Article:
Graduate School of Architecture and Civil Engineering,
Toyohashi University of Technology, Japan


Graduate School of Environment and Life Science Engineering,
Toyohashi University of Technology, Japan


Graduate School of Architecture and Civil Engineering,
Toyohashi University of Technology, Japan


Makassar is the capital of South Sulawesi and the largest metropolitan city in eastern Indonesia. This city is an established of economic development for eastern Indonesia, which is characterized by a high degree of industrial development. Therefore, the carbon dioxide (CO2) emissions generated in the city will increase. However, the government has attempted to maintain environmental quality to ensure a livable and healthy city. Unfortunately, the government’s budget to support the economic development is limited, despite the increased level of economic activity in the city. As a result of these conditions, the government has elected to economize resource use by improving the efficiency of resource allocations. To this end, the government imposed a carbon tax in the city.

The purpose of this study is to analyze the impacts on the economy in Makassar resulting from the introduction of carbon taxes to reduce energy consumption in all sectors of the economy that generate CO2 emissions. The imposition of a carbon tax is expected to reduce CO2 emissions and to improve the city’s economic potential. The study investigates the possibility of transferring carbon tax revenue to transfer to household to generate increased household income. A computable general equilibrium (CGE) model was the primary analytical methodology employed to measure the impact of the imposition of a carbon tax across all sectors of the economy. The model examined the impact of the carbon tax based on the 2006 input-output (I-O) table for Makassar City and estimated of a social accounting matrix (SAM) table the same year. In CGE models, general equilibrium is achieved via the price mechanism. The model assumes a static economy with no time-related elements. A total of twenty eight industrial sectors and two production factors, labor and capital, are used in this study. The model economy contains a single representative household that sets its consumption to maximize its utility subject to its budget constraint. The utility function used is  the constant elasticity of substitution (CES) type, where the household maximizes utility subject to a budget constraint. Every industry uses an intermediate input to produce one commodity for each sector without commodity by-product. The firms are assumed to maximize their profits by managing inputs and outputs subject to their production technology. Firms are assumed to be perfectly competitive and to achieve equilibrium in 2006 through flexible price adjustments.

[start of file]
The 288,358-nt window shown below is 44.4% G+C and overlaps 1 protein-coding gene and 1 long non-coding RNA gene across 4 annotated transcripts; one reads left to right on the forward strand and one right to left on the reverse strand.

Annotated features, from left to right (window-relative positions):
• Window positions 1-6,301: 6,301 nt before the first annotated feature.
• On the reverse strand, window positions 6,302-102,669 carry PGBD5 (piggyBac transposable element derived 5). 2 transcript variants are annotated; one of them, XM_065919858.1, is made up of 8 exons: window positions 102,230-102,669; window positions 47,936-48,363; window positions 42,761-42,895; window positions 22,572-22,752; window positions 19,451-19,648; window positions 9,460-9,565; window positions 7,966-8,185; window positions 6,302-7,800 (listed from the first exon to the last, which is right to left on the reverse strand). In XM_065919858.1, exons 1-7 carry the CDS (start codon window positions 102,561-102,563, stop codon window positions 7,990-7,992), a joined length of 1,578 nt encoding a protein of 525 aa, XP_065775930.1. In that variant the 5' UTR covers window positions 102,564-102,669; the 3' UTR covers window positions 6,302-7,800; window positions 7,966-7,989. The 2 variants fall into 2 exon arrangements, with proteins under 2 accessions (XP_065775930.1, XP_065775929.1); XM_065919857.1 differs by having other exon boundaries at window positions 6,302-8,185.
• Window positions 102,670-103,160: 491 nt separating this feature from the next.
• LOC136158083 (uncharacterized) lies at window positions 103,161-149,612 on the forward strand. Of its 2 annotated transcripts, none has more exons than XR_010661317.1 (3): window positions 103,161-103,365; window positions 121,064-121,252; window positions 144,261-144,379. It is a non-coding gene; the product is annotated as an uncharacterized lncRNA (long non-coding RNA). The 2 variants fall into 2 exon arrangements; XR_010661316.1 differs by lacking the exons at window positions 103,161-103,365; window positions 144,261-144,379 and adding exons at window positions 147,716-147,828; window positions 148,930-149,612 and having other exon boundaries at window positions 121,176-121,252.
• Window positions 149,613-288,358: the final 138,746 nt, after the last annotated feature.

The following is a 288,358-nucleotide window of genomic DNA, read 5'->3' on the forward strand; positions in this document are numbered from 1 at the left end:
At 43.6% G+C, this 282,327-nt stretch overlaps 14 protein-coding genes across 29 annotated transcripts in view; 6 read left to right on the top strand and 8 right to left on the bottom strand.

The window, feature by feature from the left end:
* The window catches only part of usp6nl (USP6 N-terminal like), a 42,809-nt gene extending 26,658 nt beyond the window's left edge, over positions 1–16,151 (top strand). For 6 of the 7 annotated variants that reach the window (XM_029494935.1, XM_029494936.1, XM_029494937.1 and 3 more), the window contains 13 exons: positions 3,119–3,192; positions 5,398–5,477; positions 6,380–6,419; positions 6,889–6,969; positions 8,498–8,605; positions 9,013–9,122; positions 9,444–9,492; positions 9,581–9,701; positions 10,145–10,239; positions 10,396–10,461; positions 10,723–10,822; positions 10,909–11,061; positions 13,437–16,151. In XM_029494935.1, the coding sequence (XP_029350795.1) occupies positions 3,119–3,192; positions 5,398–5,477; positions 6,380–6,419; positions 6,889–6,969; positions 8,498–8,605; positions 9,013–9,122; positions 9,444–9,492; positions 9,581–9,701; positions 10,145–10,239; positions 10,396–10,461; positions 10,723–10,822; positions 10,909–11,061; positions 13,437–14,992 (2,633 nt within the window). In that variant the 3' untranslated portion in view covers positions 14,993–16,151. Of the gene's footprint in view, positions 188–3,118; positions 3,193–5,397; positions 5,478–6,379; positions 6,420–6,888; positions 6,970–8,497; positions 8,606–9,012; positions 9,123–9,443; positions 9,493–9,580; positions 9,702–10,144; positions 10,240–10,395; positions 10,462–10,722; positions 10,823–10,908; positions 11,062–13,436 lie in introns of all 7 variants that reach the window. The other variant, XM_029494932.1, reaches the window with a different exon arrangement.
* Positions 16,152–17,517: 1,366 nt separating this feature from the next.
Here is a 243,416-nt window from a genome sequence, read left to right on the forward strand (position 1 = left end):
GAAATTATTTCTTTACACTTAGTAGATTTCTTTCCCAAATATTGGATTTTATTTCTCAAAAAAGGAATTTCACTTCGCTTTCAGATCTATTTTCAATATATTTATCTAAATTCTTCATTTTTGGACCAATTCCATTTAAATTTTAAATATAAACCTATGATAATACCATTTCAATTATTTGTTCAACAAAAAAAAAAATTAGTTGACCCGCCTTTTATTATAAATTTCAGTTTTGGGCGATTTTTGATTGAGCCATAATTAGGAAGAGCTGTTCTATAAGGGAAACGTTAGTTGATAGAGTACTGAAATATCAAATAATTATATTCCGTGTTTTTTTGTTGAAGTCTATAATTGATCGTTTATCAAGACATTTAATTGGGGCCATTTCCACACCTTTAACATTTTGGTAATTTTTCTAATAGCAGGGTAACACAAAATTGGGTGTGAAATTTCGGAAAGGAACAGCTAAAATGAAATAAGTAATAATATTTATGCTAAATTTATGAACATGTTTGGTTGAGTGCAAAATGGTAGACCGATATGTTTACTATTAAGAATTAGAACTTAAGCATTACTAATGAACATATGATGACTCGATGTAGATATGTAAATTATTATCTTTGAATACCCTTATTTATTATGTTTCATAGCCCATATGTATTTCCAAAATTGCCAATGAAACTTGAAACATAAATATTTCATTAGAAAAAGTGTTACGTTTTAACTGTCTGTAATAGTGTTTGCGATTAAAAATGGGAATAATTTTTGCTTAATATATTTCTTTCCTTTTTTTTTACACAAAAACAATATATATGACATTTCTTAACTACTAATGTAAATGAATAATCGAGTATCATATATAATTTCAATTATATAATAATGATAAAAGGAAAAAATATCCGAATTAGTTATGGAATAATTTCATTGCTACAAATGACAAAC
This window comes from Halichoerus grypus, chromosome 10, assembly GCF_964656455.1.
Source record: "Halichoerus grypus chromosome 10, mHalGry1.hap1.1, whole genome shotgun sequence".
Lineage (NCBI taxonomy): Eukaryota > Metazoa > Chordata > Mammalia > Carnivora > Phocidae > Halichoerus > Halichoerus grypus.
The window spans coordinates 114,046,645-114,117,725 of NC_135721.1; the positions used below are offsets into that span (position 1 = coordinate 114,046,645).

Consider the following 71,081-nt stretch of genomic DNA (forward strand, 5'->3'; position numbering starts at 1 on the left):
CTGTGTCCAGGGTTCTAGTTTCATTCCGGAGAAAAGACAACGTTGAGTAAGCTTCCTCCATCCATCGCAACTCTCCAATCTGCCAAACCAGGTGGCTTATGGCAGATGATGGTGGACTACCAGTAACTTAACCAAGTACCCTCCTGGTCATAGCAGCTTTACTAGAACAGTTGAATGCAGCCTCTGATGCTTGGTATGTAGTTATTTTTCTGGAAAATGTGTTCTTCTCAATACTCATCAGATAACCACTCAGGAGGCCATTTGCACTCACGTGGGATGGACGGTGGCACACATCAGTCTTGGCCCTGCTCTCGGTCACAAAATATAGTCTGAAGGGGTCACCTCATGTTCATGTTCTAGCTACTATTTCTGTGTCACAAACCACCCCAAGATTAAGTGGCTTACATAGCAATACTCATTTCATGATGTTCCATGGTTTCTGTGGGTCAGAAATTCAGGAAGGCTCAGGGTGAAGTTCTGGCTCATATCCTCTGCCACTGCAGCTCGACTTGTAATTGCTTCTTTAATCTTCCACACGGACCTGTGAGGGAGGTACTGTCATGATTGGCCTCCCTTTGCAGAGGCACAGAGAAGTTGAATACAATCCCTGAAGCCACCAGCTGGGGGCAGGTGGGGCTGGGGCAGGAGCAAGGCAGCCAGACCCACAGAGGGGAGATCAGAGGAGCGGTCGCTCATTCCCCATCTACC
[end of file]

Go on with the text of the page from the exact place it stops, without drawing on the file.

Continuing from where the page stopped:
The carbon tax policy is assessed in two simulations. In the first simulation, a carbon tax is imposed on all industries without household transfer, and in the second simulation, the tax revenue is transferred to households. The government transfers funds to household in amount equal to the carbon tax revenue. In theory, the implementation of a carbon tax will reduce CO2 emissions and increase government revenues. Furthermore, household welfare will also increase, output prices will increase, and the household will reduce its consumption.

The results of all simulations of the CGE model indicated that a carbon tax can reduce the volume of CO2 emissions by 8 %. In general, output prices and production volumes decline. The demand for capital tendeds to be fixed, and labor demand declined after tax revenues were transferred  to the representative household. Household consumption declined following the imposition of carbon taxes but increased in response to the transfer of carbon tax revenues. Therefore, household welfare increased after receiving transfers from the government.

It is crucial to effectively manage efforts to reduce CO2 emissions. The such management involves not only production-side efforts concerning environmental-friendly technology; but prevention of a decline in commodity consumption preferences.

read more